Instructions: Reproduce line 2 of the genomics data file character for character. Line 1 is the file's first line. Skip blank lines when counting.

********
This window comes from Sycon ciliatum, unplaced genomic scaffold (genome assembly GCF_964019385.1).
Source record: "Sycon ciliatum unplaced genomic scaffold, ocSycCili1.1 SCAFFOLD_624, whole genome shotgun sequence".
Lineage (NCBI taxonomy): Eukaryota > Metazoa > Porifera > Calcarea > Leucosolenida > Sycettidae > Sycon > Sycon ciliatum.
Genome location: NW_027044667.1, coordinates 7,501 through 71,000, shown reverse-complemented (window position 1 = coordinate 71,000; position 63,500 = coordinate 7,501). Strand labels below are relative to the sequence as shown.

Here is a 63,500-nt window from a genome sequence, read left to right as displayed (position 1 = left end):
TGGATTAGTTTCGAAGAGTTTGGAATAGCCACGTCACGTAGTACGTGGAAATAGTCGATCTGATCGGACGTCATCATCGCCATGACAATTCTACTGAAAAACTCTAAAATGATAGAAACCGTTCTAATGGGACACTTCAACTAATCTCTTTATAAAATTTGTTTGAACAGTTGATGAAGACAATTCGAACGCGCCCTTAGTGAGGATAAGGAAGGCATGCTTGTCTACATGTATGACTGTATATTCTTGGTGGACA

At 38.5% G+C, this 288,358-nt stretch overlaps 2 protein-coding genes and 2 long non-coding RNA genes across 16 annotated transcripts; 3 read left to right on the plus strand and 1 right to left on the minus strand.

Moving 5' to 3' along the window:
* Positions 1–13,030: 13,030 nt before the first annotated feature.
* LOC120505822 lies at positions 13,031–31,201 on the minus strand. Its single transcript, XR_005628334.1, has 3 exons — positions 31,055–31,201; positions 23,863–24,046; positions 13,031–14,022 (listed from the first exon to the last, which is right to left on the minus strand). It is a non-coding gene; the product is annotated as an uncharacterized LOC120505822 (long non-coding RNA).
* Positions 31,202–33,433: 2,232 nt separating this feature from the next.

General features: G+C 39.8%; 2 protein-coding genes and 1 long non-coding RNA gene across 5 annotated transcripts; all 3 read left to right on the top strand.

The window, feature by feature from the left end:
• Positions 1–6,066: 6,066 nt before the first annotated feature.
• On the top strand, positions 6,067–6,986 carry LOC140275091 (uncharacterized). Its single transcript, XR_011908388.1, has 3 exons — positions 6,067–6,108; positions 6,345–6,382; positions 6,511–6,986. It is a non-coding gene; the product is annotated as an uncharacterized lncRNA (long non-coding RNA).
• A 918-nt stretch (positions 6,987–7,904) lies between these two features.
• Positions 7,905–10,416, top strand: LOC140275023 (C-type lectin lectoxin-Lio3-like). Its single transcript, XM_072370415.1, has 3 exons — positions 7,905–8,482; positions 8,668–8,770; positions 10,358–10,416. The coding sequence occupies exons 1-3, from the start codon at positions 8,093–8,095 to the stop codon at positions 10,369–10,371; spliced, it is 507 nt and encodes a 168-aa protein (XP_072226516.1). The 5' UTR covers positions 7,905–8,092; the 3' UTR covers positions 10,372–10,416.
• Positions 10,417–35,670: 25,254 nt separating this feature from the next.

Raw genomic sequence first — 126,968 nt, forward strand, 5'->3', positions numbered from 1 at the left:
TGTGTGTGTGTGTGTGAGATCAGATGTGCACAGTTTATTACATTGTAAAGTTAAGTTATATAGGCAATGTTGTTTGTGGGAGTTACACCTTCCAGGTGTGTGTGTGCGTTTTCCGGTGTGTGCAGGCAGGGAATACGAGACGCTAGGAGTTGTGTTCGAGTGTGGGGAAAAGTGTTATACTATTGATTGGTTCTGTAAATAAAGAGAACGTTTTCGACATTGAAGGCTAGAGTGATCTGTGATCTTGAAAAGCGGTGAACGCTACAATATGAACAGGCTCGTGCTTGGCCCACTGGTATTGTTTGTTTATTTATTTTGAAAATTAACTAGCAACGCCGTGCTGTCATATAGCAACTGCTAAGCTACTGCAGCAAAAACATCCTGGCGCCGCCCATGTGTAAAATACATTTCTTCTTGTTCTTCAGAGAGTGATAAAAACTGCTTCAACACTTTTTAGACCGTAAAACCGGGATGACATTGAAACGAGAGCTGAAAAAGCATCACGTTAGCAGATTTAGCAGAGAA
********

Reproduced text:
Source record: "Sycon ciliatum unplaced genomic scaffold, ocSycCili1.1 SCAFFOLD_624, whole genome shotgun sequence".